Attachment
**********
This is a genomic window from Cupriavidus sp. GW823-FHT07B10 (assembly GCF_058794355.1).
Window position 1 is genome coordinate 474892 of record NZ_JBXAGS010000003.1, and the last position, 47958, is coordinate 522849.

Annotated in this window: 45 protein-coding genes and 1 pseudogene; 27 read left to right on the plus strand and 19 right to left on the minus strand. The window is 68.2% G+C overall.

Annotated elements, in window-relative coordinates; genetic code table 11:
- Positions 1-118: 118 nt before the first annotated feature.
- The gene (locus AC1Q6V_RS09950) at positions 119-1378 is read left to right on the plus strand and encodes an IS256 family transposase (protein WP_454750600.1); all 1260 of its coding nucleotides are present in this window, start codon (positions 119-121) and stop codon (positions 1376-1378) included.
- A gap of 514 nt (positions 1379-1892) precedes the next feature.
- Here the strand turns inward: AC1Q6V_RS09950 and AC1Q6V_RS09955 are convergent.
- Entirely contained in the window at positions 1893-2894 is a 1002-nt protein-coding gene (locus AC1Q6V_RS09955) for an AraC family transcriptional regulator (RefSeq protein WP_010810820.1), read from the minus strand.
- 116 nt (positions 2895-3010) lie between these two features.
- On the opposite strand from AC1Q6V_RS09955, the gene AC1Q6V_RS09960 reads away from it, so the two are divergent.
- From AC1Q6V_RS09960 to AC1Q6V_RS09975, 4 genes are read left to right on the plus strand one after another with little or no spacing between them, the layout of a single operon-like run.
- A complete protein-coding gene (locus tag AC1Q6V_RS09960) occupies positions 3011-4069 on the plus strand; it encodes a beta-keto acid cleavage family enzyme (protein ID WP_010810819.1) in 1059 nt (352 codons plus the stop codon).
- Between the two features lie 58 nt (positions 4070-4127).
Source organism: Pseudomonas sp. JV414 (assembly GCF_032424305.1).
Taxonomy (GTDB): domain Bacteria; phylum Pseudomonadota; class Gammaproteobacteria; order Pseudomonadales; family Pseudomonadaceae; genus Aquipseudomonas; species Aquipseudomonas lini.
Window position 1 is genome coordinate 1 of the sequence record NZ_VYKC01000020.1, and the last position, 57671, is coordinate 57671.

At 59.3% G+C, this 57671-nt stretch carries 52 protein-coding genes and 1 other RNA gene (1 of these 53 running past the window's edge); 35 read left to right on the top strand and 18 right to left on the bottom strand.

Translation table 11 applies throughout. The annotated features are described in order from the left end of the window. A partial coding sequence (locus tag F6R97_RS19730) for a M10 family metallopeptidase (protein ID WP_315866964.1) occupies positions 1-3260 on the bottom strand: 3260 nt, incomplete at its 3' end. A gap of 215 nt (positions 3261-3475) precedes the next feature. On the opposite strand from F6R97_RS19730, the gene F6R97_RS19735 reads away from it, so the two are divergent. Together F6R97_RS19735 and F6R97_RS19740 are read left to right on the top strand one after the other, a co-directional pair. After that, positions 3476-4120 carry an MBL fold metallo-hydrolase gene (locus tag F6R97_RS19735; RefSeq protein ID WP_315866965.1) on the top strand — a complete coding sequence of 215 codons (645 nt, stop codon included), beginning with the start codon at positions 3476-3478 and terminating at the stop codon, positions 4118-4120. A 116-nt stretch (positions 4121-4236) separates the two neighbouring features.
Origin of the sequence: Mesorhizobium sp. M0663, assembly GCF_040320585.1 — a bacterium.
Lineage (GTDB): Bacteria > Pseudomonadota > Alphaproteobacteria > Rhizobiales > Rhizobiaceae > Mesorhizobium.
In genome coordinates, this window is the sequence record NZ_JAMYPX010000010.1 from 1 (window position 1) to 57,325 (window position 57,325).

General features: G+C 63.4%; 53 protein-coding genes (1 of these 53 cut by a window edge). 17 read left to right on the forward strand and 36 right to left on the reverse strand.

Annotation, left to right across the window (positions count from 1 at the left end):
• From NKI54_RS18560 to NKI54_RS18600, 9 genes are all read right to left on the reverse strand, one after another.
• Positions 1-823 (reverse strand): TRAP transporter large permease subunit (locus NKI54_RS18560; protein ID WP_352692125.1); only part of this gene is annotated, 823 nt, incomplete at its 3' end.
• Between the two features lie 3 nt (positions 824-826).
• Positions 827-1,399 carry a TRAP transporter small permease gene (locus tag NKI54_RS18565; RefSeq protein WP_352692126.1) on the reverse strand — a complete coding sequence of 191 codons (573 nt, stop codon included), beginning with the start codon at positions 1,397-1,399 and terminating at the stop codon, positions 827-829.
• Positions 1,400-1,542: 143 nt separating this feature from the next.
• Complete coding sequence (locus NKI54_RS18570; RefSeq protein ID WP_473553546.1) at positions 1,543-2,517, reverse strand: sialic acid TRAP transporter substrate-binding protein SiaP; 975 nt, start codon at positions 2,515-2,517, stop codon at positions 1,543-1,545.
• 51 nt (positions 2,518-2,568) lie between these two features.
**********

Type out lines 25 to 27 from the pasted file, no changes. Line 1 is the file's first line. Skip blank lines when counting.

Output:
• From NKI54_RS18560 to NKI54_RS18600, 9 genes are all read right to left on the reverse strand, one after another.
• Positions 1-823 (reverse strand): TRAP transporter large permease subunit (locus NKI54_RS18560; protein ID WP_352692125.1); only part of this gene is annotated, 823 nt, incomplete at its 3' end.
• Between the two features lie 3 nt (positions 824-826).